Talking to kids about Xenophobia
May 26, 2020
In California, a child grabbed a Singaporean woman by her arm and said, “Go back to your country. You are the reason my father died.” In New Jersey, a group of young men stalked a Korean couple pushing their one-year-old granddaughter in a stroller, saying they were all infected with coronavirus. And in the United Kingdom, an eight-year-old girl tells her best friend, who’s Chinese, that her mom won’t let her play with Chinese children anymore because they’re “virus carriers.”
These types of accounts have been on the rise ever since late 2019 outbreak of COVID-19 in Wuhan, China. Between February 9 and March 7, news articles reporting hate incidents against people of Asian descent around the world increased by 50 percent, according to San Francisco State University Asian-American Studies, which partnered with the Asian Pacific Planning and Policy Council and Chinese for Affirmative Action to launch Stop AAPI Hate to collect anti-Asian hate incidents. Since March 19, the center has received reports of nearly 2,000 incidents. And according to the Center for Public Integrity, 30 percent of all Americans and 60 percent of Asian Americans had witnessed an Asian person being blamed for COVID-19.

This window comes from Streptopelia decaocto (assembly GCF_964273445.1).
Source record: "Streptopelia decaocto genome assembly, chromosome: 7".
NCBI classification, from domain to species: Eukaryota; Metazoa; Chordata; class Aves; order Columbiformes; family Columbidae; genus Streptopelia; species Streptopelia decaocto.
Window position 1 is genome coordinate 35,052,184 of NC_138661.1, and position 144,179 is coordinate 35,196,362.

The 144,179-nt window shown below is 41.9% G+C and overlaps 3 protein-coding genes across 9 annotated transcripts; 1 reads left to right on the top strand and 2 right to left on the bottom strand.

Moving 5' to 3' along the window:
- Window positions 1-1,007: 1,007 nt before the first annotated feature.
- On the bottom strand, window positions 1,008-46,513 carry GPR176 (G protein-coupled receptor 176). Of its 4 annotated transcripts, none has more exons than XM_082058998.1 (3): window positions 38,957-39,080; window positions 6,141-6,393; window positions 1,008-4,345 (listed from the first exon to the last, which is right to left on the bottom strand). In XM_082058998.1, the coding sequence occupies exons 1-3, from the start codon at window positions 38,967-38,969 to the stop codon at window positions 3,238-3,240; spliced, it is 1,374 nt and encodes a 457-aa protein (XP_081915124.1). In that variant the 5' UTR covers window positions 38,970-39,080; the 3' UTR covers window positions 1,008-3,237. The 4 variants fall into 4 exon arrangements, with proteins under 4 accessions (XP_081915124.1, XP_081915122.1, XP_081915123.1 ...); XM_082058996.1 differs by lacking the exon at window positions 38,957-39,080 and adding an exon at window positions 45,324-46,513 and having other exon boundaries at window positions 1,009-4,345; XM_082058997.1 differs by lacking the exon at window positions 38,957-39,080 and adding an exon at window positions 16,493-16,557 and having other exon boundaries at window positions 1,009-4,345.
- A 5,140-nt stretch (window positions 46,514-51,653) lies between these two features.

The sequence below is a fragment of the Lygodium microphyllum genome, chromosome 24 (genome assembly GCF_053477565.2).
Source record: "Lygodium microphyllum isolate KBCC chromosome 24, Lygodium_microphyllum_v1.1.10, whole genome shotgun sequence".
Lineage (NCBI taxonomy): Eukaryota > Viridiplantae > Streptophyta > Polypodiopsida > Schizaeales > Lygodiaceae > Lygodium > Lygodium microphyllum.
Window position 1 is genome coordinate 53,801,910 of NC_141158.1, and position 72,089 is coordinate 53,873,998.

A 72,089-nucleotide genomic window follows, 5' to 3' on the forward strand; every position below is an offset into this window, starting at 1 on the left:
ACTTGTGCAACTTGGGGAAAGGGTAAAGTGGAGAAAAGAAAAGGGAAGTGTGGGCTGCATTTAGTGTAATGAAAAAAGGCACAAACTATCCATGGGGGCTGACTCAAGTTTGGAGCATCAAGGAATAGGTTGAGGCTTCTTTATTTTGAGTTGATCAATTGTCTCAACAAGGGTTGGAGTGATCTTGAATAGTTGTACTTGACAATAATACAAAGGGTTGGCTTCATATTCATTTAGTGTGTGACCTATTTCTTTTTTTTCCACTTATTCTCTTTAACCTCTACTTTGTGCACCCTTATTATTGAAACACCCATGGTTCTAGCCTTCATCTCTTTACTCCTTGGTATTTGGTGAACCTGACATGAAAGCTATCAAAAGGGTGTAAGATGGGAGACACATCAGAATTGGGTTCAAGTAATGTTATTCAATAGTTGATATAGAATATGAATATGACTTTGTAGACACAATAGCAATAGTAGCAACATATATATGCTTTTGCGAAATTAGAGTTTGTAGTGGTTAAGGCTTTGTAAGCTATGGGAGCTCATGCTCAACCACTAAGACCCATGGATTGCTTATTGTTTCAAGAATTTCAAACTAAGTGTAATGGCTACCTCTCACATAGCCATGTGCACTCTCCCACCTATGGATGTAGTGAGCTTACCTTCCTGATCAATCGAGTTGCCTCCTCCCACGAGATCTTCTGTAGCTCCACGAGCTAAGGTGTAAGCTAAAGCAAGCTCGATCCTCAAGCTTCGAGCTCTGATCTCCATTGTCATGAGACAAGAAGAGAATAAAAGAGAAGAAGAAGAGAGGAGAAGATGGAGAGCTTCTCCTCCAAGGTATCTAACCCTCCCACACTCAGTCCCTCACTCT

As an American-born Chinese and a mother, I believe it’s critical to begin a conversation with our kids about why it’s wrong to blame Asians for the coronavirus. Children are already being exposed to this bias, according to Russell Jeung, chair of Asian-American Studies at San Francisco State University: 11 percent of the incidents collected by Stop AAPI Hate in one month involved youth as targets, perpetrators, or bystanders. In the cases in which adults were present, only 11 percent intervened.
“Perhaps [children] aren’t intentionally being racist, but racist viewpoints are shaping how they think and see the world,” he says. “Kids have to unlearn this, and learn how to decouple the virus from a group of people.”
Here’s some advice from the experts on how to do that.